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Why a governor would choose to take in refugees  

Feb 5, 2020 by AFP

Picture this: 

 You’re a governor. It’s September 2019 and President Donald Trump has recently announced that you and other governors are now required to provide consent and opt-in to whether your states will continue accepting refugees through the national Refugee Resettlement Program, rather the previous practice of requiring  governors to opt-out if they no longer wished to participate.  

 The president says you have a few months to give your final decision. 

 As governor, there are at least two priorities you must always consider when making big decisions: 

1.      The safety of your residents.  

2.      The health of the economy.  

So, what will you decide to do? 

This is a real decision all 50 governors were tasked with making. President Trump issued an executive order last September, mandating a final answer be given ahead of Jan. 21, 2020.  

One key to making a decision like this is to base your reasoning on the facts. But in the case of refugees, separating myth from fact can often be tricky because of the amount of conflicting information being floated around in the media and on social media. There are a lot of misleading sentiments out there that can easily cloud judgement.  

Here are four of the most common myths — and the truths behind them: 

Myth: Refugees are a threat to national security and public safety, because the U.S. is not properly vetting them, and we simply can’t afford the risk of resettling someone who could be a terrorist.  

Fact: Refugees are actually the most heavily vetted immigrant group in the U.S. First, people must apply for refugee status and participate in interviews and screenings with the United Nations. Then, some of those applicants, if approved, are referred to one of many countries for resettlement. 

When referred to the U.S., refugees undergo a series of screenings, interviews and background checks by multiple intelligence and law enforcement agencies, prior to having the opportunity to enter the US. On average, the resettlement process takes nearly two years. This is why it’s perhaps not all too surprising to find out that ever since the resettlement program was created in 1980, no person on U.S. soil has been killed by a refugee in a terrorist attack.  

There is also no evidence that refugees cause more crime than U.S.-born citizens. In fact, violent and property crime fell dramatically in 9 of the 10 cities that experienced the largest percentage increase in refugee-driven population growth from 2005-2017.  

Myth: Refugees are a drain on the system and continuing to cut the numbers that America welcomes will save U.S. tax dollars.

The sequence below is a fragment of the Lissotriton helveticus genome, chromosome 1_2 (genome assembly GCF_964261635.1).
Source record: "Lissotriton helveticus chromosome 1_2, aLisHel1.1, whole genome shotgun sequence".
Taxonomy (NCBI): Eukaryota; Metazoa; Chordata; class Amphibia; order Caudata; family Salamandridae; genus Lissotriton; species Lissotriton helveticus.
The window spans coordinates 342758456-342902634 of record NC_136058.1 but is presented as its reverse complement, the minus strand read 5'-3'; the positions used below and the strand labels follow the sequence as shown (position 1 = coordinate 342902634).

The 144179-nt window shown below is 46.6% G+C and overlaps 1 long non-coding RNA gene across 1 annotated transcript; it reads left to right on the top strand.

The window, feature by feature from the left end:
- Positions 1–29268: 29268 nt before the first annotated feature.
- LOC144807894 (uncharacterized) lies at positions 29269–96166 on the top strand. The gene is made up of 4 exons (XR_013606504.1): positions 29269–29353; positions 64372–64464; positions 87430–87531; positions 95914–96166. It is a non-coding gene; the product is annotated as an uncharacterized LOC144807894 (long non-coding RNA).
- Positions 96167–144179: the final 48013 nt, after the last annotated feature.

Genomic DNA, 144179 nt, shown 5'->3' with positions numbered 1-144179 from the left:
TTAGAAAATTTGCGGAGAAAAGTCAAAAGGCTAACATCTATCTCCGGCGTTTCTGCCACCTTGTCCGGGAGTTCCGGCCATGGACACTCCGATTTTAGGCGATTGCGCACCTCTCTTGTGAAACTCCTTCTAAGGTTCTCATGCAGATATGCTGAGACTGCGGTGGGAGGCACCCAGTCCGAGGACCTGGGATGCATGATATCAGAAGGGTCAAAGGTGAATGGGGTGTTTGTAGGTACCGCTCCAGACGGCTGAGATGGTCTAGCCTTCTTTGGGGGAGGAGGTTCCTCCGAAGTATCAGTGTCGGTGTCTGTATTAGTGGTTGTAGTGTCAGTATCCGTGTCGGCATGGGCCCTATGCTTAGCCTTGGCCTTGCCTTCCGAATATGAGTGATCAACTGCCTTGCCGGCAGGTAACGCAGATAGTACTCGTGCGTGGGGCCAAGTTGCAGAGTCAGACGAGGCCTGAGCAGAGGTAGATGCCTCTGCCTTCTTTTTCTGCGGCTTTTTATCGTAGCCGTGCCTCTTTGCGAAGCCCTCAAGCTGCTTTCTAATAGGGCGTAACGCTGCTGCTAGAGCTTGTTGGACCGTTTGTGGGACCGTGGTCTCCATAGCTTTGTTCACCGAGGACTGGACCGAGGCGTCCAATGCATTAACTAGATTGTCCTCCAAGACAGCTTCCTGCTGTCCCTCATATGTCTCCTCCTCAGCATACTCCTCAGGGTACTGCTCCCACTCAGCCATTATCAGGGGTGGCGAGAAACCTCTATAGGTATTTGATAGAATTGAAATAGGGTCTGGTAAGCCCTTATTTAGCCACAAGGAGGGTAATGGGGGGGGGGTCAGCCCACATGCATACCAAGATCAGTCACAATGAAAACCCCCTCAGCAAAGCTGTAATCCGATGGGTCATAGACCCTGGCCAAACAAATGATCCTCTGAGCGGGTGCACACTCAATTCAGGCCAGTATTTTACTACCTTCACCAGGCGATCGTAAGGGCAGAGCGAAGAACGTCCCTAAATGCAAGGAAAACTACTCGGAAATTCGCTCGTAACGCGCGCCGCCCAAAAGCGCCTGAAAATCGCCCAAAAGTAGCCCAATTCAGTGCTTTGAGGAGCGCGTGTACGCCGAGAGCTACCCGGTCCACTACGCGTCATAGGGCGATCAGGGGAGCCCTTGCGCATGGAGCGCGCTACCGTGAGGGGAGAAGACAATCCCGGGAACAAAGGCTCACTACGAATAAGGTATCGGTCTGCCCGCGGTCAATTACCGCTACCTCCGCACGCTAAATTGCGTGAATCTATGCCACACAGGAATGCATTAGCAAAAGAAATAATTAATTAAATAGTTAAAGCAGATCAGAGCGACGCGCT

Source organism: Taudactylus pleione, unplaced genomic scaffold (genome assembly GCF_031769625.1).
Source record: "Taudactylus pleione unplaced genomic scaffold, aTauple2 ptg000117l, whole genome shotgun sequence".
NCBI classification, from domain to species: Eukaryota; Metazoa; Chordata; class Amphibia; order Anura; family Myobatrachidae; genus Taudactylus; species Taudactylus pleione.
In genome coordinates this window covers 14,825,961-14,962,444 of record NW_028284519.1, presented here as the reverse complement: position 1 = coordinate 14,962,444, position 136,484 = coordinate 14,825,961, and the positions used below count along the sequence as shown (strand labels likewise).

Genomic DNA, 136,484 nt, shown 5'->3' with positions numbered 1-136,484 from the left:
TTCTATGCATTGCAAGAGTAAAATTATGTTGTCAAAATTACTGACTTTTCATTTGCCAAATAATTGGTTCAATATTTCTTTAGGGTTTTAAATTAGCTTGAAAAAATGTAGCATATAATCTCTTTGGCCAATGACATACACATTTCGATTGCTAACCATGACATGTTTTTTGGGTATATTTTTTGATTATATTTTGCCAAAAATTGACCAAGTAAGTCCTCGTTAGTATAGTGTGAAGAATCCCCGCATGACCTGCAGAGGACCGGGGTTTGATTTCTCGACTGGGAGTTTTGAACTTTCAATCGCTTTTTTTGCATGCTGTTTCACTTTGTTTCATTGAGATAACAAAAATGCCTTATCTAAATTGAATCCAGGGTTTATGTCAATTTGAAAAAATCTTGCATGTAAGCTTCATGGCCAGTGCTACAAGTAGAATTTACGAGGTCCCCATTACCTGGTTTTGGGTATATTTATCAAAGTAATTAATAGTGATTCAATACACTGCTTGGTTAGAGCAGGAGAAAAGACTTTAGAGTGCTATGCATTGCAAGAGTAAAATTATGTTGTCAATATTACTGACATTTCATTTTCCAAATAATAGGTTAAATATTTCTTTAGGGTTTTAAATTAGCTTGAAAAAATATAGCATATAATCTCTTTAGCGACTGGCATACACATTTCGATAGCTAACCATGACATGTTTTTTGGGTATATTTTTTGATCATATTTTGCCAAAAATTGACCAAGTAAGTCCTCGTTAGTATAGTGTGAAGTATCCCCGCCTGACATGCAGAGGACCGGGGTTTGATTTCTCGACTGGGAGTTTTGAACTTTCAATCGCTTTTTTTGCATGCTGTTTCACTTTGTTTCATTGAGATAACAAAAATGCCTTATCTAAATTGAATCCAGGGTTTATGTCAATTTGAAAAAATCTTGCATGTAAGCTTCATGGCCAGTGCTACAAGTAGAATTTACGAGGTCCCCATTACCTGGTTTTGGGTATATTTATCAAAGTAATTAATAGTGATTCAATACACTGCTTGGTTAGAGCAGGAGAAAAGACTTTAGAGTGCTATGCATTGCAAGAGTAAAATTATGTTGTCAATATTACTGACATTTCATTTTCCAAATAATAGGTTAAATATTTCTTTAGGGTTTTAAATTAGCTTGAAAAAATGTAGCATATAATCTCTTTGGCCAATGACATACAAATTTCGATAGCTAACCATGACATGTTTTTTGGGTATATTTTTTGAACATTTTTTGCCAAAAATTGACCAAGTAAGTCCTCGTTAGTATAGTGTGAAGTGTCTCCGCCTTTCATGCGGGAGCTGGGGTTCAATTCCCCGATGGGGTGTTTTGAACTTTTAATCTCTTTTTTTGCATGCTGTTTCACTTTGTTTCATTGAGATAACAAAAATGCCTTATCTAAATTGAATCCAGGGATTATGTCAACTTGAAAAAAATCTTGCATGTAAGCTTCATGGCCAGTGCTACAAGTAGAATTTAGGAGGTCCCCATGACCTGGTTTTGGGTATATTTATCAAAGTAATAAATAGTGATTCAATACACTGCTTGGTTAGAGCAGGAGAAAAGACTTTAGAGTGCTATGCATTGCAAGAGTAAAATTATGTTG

Fact: On average, refugees pay $21,000 more in taxes than they receive in benefits over their first 20 years in America.  

In fact, in an unpublished report the Trump administration found that, between 2005-2014, refugees contributed nearly $270 billion in revenue to all levels of government. The report said refugees were a net fiscal benefit of $63 billion — some $41 billion to the federal government and $22 billion to state and local governments.  

Myth: Foreigners should seek safety in a neighboring country. They just exploit the refugee resettlement process as an easy way to get into America. 

Fact: About 80% of refugees are already being hosted by neighboring countries. But for many, it’s not an option, as the ethnic and religious tensions that cause minorities to flee their home countries spill into neighboring countries, as well.   

And if someone wanted to exploit the resettlement process as an easy way to get into America, that person would be sorely disappointed. Refugees don’t choose the country they get referred to. In fact, the overall likelihood of being resettled in the U.S. is very low. Of the millions of refugees that register with the U.N., less than 1% get resettled in the U.S. each year.  

Myth: Most refugees today are applying for entry to the U.S. at the border. 

Fact: Those applying for entry at the U.S. border are applying for asylum, which is legally different than applying for refugee status. Those who apply for refugee status have their claims heard overseas.

In response to President Trump’s executive order, nearly every governor chose to continue participating in the Refugee Resettlement Program. It’s easy to understand why. Public safety is, in reality, not at risk like it’s often falsely portrayed in the media and there are countless economic benefits to gain.

Over the years, the program has resulted in productive members of society — doctors, nonprofit leaders, business owners and more — helping to develop small towns and cities. With most refugees becoming proficient in the English language less than 10 years into their new lives in America, communities come together and blossom.  

Knowing what you do now, what decision would you make as governor?